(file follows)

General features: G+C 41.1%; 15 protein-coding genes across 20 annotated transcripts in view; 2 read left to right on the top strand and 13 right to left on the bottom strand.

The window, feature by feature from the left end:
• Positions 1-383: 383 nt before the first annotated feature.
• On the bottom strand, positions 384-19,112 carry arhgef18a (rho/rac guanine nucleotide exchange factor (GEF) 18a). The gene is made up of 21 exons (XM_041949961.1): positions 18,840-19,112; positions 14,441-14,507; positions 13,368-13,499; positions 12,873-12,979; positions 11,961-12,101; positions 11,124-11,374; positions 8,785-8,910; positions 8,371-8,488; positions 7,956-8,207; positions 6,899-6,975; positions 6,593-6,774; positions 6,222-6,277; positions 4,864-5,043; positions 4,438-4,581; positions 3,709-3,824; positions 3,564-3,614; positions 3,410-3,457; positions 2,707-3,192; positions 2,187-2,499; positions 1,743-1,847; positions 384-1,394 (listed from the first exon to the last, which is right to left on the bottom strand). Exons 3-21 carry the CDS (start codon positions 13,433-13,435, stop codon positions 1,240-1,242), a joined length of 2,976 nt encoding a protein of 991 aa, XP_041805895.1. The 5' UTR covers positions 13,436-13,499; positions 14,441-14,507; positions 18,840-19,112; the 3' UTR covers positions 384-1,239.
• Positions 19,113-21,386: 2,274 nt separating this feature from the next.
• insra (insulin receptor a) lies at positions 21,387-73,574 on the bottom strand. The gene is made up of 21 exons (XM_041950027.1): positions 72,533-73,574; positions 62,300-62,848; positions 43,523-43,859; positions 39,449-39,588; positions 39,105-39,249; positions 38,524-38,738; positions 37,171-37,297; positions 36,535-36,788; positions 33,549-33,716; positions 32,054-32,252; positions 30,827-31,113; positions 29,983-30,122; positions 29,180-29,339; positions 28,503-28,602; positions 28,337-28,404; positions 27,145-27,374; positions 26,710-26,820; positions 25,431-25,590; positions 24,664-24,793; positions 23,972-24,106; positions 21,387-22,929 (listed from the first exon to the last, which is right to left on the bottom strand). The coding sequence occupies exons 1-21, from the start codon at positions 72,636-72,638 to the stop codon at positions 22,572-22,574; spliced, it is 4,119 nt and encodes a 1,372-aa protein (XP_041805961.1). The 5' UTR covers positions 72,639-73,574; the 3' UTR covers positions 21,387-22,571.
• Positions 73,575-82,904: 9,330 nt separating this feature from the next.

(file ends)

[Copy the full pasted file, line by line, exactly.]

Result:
General features: G+C 41.1%; 15 protein-coding genes across 20 annotated transcripts in view; 2 read left to right on the top strand and 13 right to left on the bottom strand.

The window, feature by feature from the left end:
• Positions 1-383: 383 nt before the first annotated feature.
• On the bottom strand, positions 384-19,112 carry arhgef18a (rho/rac guanine nucleotide exchange factor (GEF) 18a). The gene is made up of 21 exons (XM_041949961.1): positions 18,840-19,112; positions 14,441-14,507; positions 13,368-13,499; positions 12,873-12,979; positions 11,961-12,101; positions 11,124-11,374; positions 8,785-8,910; positions 8,371-8,488; positions 7,956-8,207; positions 6,899-6,975; positions 6,593-6,774; positions 6,222-6,277; positions 4,864-5,043; positions 4,438-4,581; positions 3,709-3,824; positions 3,564-3,614; positions 3,410-3,457; positions 2,707-3,192; positions 2,187-2,499; positions 1,743-1,847; positions 384-1,394 (listed from the first exon to the last, which is right to left on the bottom strand). Exons 3-21 carry the CDS (start codon positions 13,433-13,435, stop codon positions 1,240-1,242), a joined length of 2,976 nt encoding a protein of 991 aa, XP_041805895.1. The 5' UTR covers positions 13,436-13,499; positions 14,441-14,507; positions 18,840-19,112; the 3' UTR covers positions 384-1,239.
• Positions 19,113-21,386: 2,274 nt separating this feature from the next.
• insra (insulin receptor a) lies at positions 21,387-73,574 on the bottom strand. The gene is made up of 21 exons (XM_041950027.1): positions 72,533-73,574; positions 62,300-62,848; positions 43,523-43,859; positions 39,449-39,588; positions 39,105-39,249; positions 38,524-38,738; positions 37,171-37,297; positions 36,535-36,788; positions 33,549-33,716; positions 32,054-32,252; positions 30,827-31,113; positions 29,983-30,122; positions 29,180-29,339; positions 28,503-28,602; positions 28,337-28,404; positions 27,145-27,374; positions 26,710-26,820; positions 25,431-25,590; positions 24,664-24,793; positions 23,972-24,106; positions 21,387-22,929 (listed from the first exon to the last, which is right to left on the bottom strand). The coding sequence occupies exons 1-21, from the start codon at positions 72,636-72,638 to the stop codon at positions 22,572-22,574; spliced, it is 4,119 nt and encodes a 1,372-aa protein (XP_041805961.1). The 5' UTR covers positions 72,639-73,574; the 3' UTR covers positions 21,387-22,571.
• Positions 73,575-82,904: 9,330 nt separating this feature from the next.